- Cuts in education even as the US slips to eighth lowest high school graduation rate and to fifteenth in college graduation among industrialized nations;
- Zeroing out supports for arts and culture while we see institutions go dark in front of us;
- Curtailing housing supports with a still growing crisis in foreclosures;
- And on and on in each and every area of charitable activity.
Some of this retrenchment is clearly a function of government deficits, which are real and compelling. However, while tax-cutting was the tea party and Republican priority, there was no mention of deficit concerns. Just the portion of the tax cuts for the wealthiest Americans alone will cost $680 billion if continued for a full ten-year cycle, and that's not even counting over an additional $19 billion in just two years from the Estate Tax give-away to the super-super wealthiest, the top .25 of 1%.
This extraordinary preference for the richest elites over government and the rest of us follows the "starve the beast" strategy conservatives have long advocated, exacerbating the deficit and driving arbitrary and ill-considered cuts in government programs and services. Ideologues even try to justify assaults on workers' rights and labor unions in the same breath as budget slashing. And they now have the power to move their agenda.
Rolling back consumer, environmental and worker protections, as advocated by the tea party and other Republicans not only compounds problems facing foundations, but also costs money over the long term and adds to the deficit -- such as:
- Our financial crisis is the consequence of prior deregulation of banks and Wall Street; those costs to the Treasury and to individual Americans have been huge.
- Poor regulation allowed the BP disaster and inadequate air and water quality protections yield damages costing great sums for correction.
- Occupational safety rules save millions of dollars in medical and related costs, as well as people's lives -- as do regulations about food, drugs, nursery furniture, cars and myriad other consumer products.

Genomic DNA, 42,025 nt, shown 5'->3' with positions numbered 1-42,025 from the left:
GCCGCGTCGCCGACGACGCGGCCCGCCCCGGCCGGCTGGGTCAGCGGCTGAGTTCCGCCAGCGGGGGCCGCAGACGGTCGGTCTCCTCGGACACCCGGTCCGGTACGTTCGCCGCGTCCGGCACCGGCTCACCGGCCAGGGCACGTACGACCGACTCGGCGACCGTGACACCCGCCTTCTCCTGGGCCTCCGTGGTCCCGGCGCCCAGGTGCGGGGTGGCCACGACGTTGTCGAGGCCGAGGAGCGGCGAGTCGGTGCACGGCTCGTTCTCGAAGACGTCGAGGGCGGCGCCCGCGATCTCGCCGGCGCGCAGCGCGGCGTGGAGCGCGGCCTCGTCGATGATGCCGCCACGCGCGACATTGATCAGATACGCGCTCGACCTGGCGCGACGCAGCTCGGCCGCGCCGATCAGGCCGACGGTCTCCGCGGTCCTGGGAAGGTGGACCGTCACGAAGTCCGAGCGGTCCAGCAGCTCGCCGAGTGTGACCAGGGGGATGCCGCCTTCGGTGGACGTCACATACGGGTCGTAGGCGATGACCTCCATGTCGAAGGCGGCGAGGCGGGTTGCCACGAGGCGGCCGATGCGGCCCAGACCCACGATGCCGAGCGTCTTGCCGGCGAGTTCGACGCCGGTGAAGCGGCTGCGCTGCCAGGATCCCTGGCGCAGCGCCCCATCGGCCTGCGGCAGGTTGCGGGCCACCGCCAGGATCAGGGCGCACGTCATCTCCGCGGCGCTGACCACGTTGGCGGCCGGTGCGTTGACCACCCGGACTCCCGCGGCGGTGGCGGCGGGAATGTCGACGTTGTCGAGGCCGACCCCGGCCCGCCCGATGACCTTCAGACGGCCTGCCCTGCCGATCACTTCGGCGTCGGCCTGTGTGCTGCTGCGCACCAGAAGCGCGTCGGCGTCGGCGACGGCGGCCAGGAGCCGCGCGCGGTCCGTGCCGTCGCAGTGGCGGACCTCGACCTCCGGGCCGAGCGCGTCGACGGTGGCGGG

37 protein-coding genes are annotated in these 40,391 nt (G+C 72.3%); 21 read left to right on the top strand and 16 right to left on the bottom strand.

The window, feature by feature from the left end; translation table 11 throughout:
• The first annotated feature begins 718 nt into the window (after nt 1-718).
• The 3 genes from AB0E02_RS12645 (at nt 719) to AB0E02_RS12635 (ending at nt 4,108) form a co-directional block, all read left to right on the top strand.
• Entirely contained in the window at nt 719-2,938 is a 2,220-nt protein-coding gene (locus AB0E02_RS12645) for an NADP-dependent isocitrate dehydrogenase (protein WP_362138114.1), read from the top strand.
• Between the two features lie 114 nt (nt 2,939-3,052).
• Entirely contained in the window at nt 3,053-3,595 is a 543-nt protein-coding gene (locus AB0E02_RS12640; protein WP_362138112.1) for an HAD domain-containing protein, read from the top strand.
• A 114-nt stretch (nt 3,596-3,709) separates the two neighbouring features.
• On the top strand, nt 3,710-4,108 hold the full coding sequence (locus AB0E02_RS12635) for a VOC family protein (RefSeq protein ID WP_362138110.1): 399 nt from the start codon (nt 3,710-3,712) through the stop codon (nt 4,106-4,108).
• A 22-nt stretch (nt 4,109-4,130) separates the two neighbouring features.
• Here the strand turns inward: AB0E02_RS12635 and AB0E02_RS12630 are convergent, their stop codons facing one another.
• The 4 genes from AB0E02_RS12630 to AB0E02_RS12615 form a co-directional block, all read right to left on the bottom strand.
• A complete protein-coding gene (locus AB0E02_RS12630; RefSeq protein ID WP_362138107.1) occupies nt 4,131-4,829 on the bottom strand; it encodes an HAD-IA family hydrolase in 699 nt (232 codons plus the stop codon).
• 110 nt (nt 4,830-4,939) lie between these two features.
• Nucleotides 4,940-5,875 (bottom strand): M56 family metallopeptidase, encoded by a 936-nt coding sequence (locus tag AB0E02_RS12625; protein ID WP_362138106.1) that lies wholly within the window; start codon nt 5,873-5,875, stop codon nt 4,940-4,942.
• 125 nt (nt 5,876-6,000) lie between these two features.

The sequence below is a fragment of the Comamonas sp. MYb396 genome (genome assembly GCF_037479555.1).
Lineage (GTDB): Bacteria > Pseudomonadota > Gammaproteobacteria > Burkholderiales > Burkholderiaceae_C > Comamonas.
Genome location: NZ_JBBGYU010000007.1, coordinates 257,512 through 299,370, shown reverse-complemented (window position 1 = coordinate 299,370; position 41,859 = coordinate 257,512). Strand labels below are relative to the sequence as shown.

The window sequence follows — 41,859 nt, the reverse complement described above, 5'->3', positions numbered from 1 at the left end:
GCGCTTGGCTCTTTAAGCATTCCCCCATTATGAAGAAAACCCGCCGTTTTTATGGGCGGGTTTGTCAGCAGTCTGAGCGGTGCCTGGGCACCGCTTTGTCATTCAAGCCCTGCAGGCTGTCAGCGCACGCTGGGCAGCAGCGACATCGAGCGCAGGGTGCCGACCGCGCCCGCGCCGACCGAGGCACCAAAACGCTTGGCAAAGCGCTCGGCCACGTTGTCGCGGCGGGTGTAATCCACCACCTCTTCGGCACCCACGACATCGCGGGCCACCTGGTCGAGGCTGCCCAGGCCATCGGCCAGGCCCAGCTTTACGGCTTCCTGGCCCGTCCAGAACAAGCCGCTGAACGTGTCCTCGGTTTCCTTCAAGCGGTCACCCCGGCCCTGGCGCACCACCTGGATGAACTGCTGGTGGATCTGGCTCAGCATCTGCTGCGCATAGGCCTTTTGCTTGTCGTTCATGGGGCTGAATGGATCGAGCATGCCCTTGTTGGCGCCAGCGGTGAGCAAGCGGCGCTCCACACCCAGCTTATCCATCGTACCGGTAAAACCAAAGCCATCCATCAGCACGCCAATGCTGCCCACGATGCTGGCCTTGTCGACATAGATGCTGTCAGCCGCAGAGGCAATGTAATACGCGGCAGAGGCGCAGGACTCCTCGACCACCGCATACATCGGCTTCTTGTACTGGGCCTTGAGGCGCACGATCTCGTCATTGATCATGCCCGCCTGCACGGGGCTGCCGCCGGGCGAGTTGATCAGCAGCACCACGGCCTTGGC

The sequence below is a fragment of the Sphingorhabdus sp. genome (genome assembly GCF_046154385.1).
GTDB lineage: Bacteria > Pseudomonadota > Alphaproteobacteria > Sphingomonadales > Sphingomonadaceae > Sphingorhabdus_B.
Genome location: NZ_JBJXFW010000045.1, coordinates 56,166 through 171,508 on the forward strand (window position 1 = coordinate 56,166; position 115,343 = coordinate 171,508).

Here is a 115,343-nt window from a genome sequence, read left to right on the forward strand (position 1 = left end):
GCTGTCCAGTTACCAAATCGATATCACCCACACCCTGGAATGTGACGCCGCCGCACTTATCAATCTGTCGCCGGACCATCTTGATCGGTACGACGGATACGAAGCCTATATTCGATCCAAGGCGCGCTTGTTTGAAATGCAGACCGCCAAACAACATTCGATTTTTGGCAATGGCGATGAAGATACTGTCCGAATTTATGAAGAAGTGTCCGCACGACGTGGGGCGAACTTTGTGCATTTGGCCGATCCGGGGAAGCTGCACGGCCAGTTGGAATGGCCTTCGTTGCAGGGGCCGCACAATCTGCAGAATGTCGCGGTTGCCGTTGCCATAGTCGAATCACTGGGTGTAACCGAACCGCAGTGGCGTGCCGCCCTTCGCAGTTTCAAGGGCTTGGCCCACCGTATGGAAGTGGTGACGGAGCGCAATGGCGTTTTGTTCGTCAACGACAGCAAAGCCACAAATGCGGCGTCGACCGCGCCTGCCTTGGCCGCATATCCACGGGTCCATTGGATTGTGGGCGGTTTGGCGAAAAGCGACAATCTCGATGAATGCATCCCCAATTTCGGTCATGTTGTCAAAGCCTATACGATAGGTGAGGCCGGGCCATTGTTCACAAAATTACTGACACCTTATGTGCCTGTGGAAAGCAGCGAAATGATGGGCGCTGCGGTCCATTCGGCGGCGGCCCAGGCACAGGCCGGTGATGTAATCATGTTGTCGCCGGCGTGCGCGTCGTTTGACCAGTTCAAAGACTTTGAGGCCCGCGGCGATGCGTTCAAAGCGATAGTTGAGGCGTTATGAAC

Foundations, which provide less than 2 percent of charities' revenue, cannot possibly generate sufficient private resources to make up for this diminishing government role and the very real hardships it is creating in all areas of nonprofit concern. And foundations' search for ways to achieve a greater impact will continue to fail unless they grapple with questions of power in our society.
Rich conservatives like the Koch brothers, those at the Sarah Scaife Foundation and many others poured money into efforts to build the tea party movement. In funding citizen engagement work by local residents, state activists, and national leaders, and by using media outlets they control (as well as electoral campaign contributions from many of those same donors), some of the wealthy have helped build this movement into an important political force in our democracy.
The antigovernment ideology advanced by those donors and activists holds profound negative consequence for the rest of organized philanthropy and the causes it supports. But few foundations have come to a recognition that they ought to support a counterbalancing power, one that truly serves aggregated nonprofit concerns. That's not unusual for grant makers.